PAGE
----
2. There’s no puppy drama. Puppies are a serious time commitment and often mean interrupted sleep, accidents in the house, chewing mishaps, and more extensive training. Adult dogs still need plenty of attention, but they’ve received some training and are probably beyond the chewing stage.

3. The satisfaction of knowing you saved a life. It’s generally more difficult to find homes for more mature dogs so by opening your heart and home to an adult dog, you’re saving a life.

If you’re thinking of adopting a dog or cat, don’t automatically pass by mature pets. They still have a lot of love to give and are so thankful for having a forever home.

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The Animals Need Your Help!

Many of you have seen the dogs that come through our rescue from puppy mills. You’ve heard stories and helped us in our efforts to raise thousands of dollars to pay for the much needed veterinary care for these dogs. Mary LaHay, of Iowa voters for Companion Animals, has another way you can help. All it takes is a few moments of your time and a quick email. Below is information sent to the IA Voters for Companion Animals mailing list. Please, take the time to read Mary’s request and send off a quick email to the state Senators and the AKC board members. Let’s show them just how many Iowans support this bill and help them see past the misinformation they are being provided.

Hello Everyone,

I want to update you on what’s been going on at the Capitol. Many of you saw and responded to our previous email asking that you contact all the Iowa state senators asking them to support our bill, SF2254, the bill that will help tens of thousands of dogs in Iowa puppy mills.

THANK YOU to those who sent emails to the senators! They heard from several of you and they got the message…. many, many Iowans want better laws to protect these innocent animals in Iowa’s commercial dog-breeding industry.

Unfortunately there is a very heavy campaign being waged to prevent the passage of this commonsense legislation. And amazingly, the American Kennel Club (AKC) is waging the strongest opposition. They’re disseminating false and inflammatory information about the bill; claiming it will put an end to hobby breeding. We’re working to clear up this erroneous information but many of the AKC supporters are hard to convince.

It appears that AKC is working to oppose this legislation because they fear the potential financial ramifications. Many puppy mills register their puppies through AKC and the breeders pay a fee (a base fee plus a per-puppy fee) to do so. This is a huge source of AKC’s revenues. Here’s a quote from an article, “A Gathering Storm Bring New Measures” (From Breeding Better Dogs), penned by Dr. Carmen Battaglia, a board member of the AKC.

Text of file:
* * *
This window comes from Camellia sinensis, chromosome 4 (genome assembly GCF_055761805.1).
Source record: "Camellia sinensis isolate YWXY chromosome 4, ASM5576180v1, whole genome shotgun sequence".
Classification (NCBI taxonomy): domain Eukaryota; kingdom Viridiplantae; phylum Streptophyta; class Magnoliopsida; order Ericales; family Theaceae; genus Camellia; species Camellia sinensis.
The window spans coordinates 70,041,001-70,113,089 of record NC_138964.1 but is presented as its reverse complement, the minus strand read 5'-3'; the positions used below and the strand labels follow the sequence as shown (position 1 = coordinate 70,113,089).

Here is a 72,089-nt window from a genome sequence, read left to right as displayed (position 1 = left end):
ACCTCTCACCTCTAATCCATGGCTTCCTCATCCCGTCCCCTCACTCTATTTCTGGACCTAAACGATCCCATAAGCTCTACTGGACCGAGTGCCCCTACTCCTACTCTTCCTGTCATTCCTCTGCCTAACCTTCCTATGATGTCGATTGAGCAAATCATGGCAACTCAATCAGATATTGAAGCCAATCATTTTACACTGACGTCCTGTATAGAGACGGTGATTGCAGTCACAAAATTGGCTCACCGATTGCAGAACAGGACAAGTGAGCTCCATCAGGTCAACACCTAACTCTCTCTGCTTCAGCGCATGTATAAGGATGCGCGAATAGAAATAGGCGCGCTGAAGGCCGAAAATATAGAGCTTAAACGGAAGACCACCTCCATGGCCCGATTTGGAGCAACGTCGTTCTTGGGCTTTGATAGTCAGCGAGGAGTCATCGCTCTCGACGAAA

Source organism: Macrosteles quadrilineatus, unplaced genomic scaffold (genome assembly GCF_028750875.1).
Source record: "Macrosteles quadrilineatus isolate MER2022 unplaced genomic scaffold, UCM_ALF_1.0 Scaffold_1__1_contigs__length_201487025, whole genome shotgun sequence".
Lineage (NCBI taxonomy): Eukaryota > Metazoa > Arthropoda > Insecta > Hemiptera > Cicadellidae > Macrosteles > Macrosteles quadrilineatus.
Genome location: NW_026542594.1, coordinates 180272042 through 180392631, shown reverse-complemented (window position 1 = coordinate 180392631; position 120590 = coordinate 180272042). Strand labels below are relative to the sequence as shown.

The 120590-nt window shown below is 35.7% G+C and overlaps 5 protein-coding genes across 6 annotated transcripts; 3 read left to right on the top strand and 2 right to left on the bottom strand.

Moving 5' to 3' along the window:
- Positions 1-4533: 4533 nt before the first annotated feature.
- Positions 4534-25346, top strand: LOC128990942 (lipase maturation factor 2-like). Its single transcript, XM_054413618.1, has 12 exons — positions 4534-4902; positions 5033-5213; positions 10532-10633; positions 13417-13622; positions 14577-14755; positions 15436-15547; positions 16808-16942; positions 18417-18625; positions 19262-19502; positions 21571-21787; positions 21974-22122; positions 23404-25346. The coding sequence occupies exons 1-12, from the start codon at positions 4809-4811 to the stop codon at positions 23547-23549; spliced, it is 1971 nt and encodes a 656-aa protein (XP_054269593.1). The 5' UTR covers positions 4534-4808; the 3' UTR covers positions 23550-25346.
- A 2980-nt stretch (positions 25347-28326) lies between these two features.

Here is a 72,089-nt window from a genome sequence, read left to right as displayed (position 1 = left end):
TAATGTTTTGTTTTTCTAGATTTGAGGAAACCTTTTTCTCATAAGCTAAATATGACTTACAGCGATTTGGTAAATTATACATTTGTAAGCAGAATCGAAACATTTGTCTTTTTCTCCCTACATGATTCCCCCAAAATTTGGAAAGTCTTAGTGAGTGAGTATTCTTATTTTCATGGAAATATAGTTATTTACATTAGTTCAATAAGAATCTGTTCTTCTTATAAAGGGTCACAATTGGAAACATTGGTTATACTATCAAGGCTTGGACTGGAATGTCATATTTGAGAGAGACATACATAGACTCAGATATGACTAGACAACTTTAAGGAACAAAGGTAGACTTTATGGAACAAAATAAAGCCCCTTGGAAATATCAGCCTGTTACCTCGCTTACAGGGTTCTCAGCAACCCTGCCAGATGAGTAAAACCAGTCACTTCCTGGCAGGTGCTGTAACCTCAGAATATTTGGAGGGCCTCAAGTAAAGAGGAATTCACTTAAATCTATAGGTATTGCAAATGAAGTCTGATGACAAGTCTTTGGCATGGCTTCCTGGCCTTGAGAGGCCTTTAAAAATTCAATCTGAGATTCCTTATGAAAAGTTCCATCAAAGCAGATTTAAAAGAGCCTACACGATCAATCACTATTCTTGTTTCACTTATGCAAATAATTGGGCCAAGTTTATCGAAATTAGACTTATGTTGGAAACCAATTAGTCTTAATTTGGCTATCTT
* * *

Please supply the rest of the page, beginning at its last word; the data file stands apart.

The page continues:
In 1981, AKC derived 96% of its income from dog registrations. By 2003, income from registrations had fallen to 61%. These declines represent a significant loss in revenues and future earnings. 

This certainly explains why this organization would work to stop any attempts to curtail the rampant and indiscriminate breeding of dogs in commercial kennels.

So here are 2 things you can do today to help with our efforts:

1. If you haven’t already written to our state senators, please do so now. Their email addresses are listed at the bottom of this email. Simply copy and paste all of them into the “To” window of an email, generate a respectful email asking that they support SF2254, and send your email on its way. Refer to our previous email for information. It is pasted below the senators’ email addresses. If you’ve already written to them, it wouldn’t hurt to send another message if you have the time. Tell them there is absolutely nothing in the bill that should threaten hobby breeders… unless they’re subjecting their dogs to the treatment we’re working to stop! Suggest that they ask those who oppose the bill to give specifics about what they object to. If it is simply that AKC has told them to, that isn’t sufficient because AKC has misinformed its members about the bill.

2. Send a short and respectful email to the board members of AKC. Here’s a list of their email addresses. Simply copy and paste each of the email addresses into the “To” window of an email, generate a message, and send your email on its way. Feel free to add any or all of the images at the end of this email to your message to them. Here are a couple of statements we’d recommend you include:

  • AKC ought to work harder to address the abusive situations endured by tens of thousands of dogs in kennels across the country.
  • If AKC is unwilling or unable to help provide those protections, they ought not work to counter state-level legislation that will.
  • If they are compelled to oppose state or local legislation, they ought to ensure that they are providing accurate information about that legislation to their members.

Their addresses: jcg@akc.orgwrn@akc.org, pcs@akc.org, raa@akc.org, clb@akc.org, sdg@akc.org, pmcruz@akc.org, wjf@akc.org, tsp@akc.org, lxa@akc.org, cca@akc.org, atk@akc.org, hmw@akc.org, dbs@akc.org

J. Charles Garvin, M.D., jcg@akc.org
Delegate, Marion Ohio Kennel Club

Dr. William R. Newman, wrn@akc.org
Delegate, Mastiff Club of America

Patricia Scully, pcs@akc.org
Delegate, Obedience Training Club of Hawaii, Inc.

Robert A. Amen, raa@akc.org
Delegate, Port Chester Obedience Training Club, Inc.